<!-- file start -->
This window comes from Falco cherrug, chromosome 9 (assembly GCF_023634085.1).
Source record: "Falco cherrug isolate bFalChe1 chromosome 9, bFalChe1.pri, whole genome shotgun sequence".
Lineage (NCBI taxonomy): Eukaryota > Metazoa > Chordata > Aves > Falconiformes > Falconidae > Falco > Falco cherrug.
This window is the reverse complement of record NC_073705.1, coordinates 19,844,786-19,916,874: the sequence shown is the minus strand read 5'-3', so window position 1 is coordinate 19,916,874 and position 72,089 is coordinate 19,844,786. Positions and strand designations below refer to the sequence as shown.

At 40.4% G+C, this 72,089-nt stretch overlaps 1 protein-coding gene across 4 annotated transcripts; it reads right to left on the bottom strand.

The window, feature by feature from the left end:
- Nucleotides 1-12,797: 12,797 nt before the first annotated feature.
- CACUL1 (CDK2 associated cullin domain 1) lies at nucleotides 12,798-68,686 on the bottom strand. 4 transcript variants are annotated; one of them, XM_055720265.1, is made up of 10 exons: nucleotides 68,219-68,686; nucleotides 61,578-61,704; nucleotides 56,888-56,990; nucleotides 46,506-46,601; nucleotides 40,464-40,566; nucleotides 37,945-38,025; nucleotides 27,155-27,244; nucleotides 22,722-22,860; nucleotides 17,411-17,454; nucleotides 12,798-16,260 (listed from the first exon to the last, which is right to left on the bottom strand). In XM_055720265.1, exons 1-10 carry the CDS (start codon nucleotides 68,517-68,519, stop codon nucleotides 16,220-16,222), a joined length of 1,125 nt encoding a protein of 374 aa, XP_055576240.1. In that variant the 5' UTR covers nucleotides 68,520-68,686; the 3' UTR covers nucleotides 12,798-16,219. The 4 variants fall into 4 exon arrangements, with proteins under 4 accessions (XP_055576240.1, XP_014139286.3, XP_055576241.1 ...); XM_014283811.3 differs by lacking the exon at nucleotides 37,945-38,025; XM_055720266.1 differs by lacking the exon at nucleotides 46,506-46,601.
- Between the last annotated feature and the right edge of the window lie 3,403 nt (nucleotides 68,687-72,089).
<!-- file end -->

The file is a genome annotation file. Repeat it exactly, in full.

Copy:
This window comes from Falco cherrug, chromosome 9 (assembly GCF_023634085.1).
Source record: "Falco cherrug isolate bFalChe1 chromosome 9, bFalChe1.pri, whole genome shotgun sequence".
Lineage (NCBI taxonomy): Eukaryota > Metazoa > Chordata > Aves > Falconiformes > Falconidae > Falco > Falco cherrug.
This window is the reverse complement of record NC_073705.1, coordinates 19,844,786-19,916,874: the sequence shown is the minus strand read 5'-3', so window position 1 is coordinate 19,916,874 and position 72,089 is coordinate 19,844,786. Positions and strand designations below refer to the sequence as shown.

At 40.4% G+C, this 72,089-nt stretch overlaps 1 protein-coding gene across 4 annotated transcripts; it reads right to left on the bottom strand.

The window, feature by feature from the left end:
- Nucleotides 1-12,797: 12,797 nt before the first annotated feature.
- CACUL1 (CDK2 associated cullin domain 1) lies at nucleotides 12,798-68,686 on the bottom strand. 4 transcript variants are annotated; one of them, XM_055720265.1, is made up of 10 exons: nucleotides 68,219-68,686; nucleotides 61,578-61,704; nucleotides 56,888-56,990; nucleotides 46,506-46,601; nucleotides 40,464-40,566; nucleotides 37,945-38,025; nucleotides 27,155-27,244; nucleotides 22,722-22,860; nucleotides 17,411-17,454; nucleotides 12,798-16,260 (listed from the first exon to the last, which is right to left on the bottom strand). In XM_055720265.1, exons 1-10 carry the CDS (start codon nucleotides 68,517-68,519, stop codon nucleotides 16,220-16,222), a joined length of 1,125 nt encoding a protein of 374 aa, XP_055576240.1. In that variant the 5' UTR covers nucleotides 68,520-68,686; the 3' UTR covers nucleotides 12,798-16,219. The 4 variants fall into 4 exon arrangements, with proteins under 4 accessions (XP_055576240.1, XP_014139286.3, XP_055576241.1 ...); XM_014283811.3 differs by lacking the exon at nucleotides 37,945-38,025; XM_055720266.1 differs by lacking the exon at nucleotides 46,506-46,601.
- Between the last annotated feature and the right edge of the window lie 3,403 nt (nucleotides 68,687-72,089).